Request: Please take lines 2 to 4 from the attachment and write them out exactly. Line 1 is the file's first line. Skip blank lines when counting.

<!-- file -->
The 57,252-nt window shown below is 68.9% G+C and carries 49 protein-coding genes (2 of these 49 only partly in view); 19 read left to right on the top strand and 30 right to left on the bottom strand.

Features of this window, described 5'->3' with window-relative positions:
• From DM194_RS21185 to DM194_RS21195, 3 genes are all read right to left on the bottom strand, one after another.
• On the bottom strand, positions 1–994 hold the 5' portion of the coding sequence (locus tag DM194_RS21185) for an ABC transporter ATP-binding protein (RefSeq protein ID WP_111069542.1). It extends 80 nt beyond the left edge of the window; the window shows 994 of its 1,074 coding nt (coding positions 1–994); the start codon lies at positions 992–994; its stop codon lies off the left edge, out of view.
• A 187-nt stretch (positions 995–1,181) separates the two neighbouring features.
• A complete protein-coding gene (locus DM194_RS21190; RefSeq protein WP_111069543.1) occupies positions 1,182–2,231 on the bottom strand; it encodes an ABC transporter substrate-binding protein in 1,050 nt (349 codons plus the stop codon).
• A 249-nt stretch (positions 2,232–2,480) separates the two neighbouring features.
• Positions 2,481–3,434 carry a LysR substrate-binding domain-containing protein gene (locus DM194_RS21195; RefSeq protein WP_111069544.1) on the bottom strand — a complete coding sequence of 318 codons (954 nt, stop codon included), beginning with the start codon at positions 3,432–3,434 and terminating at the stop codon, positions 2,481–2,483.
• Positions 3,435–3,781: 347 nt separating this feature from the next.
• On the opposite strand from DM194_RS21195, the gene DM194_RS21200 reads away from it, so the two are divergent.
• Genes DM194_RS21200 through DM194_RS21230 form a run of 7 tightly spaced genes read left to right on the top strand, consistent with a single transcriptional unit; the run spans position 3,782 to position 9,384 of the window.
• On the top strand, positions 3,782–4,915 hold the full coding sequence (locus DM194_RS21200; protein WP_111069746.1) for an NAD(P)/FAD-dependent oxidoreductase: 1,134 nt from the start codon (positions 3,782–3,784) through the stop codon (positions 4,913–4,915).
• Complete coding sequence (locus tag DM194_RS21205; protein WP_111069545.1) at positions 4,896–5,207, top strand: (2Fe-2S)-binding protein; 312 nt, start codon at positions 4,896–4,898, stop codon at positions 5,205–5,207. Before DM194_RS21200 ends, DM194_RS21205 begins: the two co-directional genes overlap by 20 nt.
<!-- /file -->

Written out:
Features of this window, described 5'->3' with window-relative positions:
• From DM194_RS21185 to DM194_RS21195, 3 genes are all read right to left on the bottom strand, one after another.
• On the bottom strand, positions 1–994 hold the 5' portion of the coding sequence (locus tag DM194_RS21185) for an ABC transporter ATP-binding protein (RefSeq protein ID WP_111069542.1). It extends 80 nt beyond the left edge of the window; the window shows 994 of its 1,074 coding nt (coding positions 1–994); the start codon lies at positions 992–994; its stop codon lies off the left edge, out of view.